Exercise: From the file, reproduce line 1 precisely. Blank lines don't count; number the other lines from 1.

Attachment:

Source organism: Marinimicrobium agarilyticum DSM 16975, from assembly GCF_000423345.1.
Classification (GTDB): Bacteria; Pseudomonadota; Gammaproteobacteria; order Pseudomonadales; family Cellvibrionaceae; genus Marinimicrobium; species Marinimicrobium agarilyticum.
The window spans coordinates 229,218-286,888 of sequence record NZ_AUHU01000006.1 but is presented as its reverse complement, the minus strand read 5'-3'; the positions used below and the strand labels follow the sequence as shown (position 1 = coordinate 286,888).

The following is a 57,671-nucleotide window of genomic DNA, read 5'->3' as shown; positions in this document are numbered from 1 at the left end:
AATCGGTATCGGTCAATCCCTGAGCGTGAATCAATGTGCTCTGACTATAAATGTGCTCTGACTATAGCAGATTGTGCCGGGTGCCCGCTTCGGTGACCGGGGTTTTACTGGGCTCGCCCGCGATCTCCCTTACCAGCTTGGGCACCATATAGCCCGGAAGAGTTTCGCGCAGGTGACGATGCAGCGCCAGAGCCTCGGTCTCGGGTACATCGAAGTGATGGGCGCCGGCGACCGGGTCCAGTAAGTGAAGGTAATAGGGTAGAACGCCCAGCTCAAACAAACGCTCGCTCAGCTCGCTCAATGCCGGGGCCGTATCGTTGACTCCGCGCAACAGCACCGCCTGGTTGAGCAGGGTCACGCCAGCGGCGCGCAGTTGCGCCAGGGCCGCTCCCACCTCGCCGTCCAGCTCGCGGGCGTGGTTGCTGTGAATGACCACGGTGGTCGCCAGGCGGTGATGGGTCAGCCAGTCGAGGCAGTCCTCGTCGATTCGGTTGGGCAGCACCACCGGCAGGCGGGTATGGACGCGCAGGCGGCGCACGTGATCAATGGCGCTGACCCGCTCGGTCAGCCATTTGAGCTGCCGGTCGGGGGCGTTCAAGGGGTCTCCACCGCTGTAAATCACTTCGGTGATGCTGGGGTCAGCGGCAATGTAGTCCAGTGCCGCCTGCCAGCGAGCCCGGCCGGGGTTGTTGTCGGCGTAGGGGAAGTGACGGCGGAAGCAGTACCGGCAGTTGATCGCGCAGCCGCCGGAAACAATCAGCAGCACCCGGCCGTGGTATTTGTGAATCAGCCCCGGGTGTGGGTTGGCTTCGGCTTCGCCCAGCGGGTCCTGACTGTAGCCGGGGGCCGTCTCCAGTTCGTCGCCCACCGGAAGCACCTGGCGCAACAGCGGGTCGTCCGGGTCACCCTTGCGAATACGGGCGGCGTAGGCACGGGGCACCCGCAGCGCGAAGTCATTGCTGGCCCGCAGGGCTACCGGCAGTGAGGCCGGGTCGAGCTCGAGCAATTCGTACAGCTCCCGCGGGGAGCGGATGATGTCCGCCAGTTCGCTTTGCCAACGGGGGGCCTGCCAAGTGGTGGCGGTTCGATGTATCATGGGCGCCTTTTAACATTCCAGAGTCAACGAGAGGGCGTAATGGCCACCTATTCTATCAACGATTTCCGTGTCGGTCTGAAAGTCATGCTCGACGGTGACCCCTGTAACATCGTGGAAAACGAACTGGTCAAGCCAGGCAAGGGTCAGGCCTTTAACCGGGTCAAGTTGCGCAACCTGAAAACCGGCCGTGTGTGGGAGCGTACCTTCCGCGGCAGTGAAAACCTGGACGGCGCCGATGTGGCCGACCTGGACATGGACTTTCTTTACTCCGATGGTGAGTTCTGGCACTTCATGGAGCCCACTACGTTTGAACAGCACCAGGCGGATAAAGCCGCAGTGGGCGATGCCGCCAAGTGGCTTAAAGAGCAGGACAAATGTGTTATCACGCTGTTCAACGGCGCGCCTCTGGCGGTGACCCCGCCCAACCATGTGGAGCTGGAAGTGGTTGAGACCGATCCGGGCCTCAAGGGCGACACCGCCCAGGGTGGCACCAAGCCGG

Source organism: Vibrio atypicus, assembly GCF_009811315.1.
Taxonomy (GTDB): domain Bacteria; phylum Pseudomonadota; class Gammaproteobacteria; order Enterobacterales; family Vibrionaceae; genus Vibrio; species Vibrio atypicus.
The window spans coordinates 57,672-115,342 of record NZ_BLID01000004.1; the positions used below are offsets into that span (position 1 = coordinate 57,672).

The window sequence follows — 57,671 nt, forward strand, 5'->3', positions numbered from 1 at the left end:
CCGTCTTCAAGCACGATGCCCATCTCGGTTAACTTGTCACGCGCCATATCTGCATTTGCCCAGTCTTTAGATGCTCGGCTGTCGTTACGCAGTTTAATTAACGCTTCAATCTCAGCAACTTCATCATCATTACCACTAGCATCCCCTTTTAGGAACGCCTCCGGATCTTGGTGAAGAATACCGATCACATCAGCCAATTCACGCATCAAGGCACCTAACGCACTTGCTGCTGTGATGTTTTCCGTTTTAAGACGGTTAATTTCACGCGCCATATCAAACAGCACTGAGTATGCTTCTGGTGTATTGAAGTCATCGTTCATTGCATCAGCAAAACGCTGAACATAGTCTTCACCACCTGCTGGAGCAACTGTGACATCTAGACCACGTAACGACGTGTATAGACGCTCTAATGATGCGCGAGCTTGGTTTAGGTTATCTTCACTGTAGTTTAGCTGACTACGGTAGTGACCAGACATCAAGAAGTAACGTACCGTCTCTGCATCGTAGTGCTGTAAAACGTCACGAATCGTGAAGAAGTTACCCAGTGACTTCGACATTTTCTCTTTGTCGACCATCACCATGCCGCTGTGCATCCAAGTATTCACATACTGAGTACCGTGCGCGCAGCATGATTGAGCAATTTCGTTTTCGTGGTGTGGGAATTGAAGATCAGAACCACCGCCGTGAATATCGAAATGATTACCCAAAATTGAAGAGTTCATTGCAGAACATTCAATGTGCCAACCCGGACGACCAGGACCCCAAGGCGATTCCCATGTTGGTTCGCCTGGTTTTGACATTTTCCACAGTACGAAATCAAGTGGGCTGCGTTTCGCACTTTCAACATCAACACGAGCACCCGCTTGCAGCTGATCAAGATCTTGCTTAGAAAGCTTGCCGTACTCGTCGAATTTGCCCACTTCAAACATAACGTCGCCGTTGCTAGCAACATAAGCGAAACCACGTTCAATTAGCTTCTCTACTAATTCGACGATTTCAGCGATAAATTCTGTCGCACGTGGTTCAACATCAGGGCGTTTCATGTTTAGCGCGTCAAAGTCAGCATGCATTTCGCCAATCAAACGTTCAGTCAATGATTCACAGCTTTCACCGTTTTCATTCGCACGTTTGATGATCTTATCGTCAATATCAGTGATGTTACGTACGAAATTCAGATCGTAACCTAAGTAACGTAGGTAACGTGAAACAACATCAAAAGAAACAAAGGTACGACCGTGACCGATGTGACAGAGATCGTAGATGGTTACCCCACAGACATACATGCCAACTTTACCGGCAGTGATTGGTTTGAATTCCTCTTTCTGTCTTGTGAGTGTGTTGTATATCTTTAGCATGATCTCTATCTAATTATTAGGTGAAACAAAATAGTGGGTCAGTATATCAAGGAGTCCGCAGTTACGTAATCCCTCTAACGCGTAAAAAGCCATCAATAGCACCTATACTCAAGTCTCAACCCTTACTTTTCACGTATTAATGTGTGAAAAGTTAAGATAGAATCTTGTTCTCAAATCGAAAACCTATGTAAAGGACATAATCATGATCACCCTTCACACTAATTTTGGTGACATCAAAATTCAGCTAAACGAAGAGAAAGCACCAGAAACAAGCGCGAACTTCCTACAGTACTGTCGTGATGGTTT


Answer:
Source organism: Marinimicrobium agarilyticum DSM 16975, from assembly GCF_000423345.1.